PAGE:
We’ve had several productive meetings with members of the CAC since receiving the letter. The CAC is an important part of our work and as we move forward the board is looking for ways to incorporate their experience and feedback to better serve the community.

NHCE did not respond to specific questions, including if the Endowment agreed with the CAC’s assessment that they were underutilized or, if it was accurate, why the Endowment had failed to use the CAC the way it was designed. Nor did NHCE respond to questions about whether the Endowment would grant any of CAC’s specific requests – including access to Endowment board meetings and the redesignation of a Community Board seat.

Many of the issues raised by the CAC have also been discussed by Haper Peterson, chairman of the recently-founded Heal Our People’s Endowment. The non-profit was created to put pressure on the Attorney General’s office to provide additional oversight of the Endowment. Peterson was a state senator during the sale of NHRMC, and was a vocal critic of the process — and a supporter of Save Our Hospital, Inc., a non-profit formed to oppose the sale (the Facebook page for which has been repurposed as Heal Our People's Endowment).

Related: The Dive: A new push for tighter AG's office oversight of the New Hanover Community Endowment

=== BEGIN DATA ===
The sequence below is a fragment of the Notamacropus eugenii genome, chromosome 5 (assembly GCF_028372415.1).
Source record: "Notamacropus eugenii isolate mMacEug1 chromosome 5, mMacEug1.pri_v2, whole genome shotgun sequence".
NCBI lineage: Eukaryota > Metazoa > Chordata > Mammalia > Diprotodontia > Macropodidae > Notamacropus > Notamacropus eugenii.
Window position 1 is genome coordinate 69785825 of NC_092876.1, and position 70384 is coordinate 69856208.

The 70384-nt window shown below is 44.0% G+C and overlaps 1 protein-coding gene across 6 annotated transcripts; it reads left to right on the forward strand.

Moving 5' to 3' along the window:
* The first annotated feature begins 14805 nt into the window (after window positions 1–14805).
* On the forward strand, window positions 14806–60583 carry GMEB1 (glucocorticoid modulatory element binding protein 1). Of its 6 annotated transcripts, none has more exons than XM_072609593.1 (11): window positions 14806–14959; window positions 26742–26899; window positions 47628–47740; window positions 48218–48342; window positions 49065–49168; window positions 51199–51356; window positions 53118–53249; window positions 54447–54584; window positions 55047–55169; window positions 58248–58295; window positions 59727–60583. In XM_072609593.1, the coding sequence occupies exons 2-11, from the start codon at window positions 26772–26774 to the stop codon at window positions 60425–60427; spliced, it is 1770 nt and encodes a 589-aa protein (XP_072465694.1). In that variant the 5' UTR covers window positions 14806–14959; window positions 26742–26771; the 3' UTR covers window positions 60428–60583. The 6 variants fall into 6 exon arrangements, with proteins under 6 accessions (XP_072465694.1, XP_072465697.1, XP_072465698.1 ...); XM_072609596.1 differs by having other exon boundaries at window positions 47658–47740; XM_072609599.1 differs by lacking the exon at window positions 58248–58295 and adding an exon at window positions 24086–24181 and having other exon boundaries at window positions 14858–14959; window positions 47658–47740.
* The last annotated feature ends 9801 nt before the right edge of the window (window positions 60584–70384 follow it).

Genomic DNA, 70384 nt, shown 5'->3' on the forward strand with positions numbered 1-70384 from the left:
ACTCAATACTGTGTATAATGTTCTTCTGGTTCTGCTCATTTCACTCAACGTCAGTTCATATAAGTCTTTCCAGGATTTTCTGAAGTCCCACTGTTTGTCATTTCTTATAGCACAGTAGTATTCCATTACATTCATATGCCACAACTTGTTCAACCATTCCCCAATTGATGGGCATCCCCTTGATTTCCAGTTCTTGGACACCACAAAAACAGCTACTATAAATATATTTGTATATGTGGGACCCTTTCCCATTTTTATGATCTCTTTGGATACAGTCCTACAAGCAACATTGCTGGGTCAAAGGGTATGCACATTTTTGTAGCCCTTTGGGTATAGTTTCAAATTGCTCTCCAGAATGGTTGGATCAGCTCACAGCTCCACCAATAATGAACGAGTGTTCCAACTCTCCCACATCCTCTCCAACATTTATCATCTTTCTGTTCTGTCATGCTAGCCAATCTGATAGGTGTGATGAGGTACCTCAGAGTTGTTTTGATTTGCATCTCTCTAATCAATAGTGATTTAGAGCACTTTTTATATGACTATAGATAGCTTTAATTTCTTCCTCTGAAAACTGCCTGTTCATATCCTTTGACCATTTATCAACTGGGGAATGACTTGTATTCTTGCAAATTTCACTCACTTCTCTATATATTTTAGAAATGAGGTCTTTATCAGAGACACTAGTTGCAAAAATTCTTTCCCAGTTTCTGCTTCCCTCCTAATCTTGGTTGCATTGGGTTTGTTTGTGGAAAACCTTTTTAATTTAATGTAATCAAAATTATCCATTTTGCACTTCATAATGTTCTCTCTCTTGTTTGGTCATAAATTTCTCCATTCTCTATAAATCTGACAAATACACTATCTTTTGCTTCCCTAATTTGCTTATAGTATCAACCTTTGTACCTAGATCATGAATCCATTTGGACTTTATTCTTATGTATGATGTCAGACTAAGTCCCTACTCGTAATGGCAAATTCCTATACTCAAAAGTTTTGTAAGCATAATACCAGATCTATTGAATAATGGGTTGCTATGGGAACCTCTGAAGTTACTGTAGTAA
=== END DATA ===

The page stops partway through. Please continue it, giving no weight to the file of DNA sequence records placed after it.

Peterson called the current CAC “window dressing,” and argued that it should be “the heart and soul of this endowment,” as he feels was Stein’s original intent in requiring it.

Below: Letter from the CAC to Endowment leadership.

April 9, 2024 letter from the Community Advisory Council to the Chair and Vice-Chair of the New Hanover Community Endowment.
April 9, 2024 letter from the Community Advisory Council to the Chair and Vice-Chair of the New Hanover Community Endowment.

Ben Schachtman is a journalist and editor with a focus on local government accountability. He began reporting for Port City Daily in the Wilmington area in 2016 and took over as managing editor there in 2018. He’s a graduate of Rutgers College and later received his MA from NYU and his PhD from SUNY-Stony Brook, both in English Literature. He loves spending time with his wife and playing rock'n'roll very loudly. You can reach him at BSchachtman@whqr.org and find him on Twitter @Ben_Schachtman.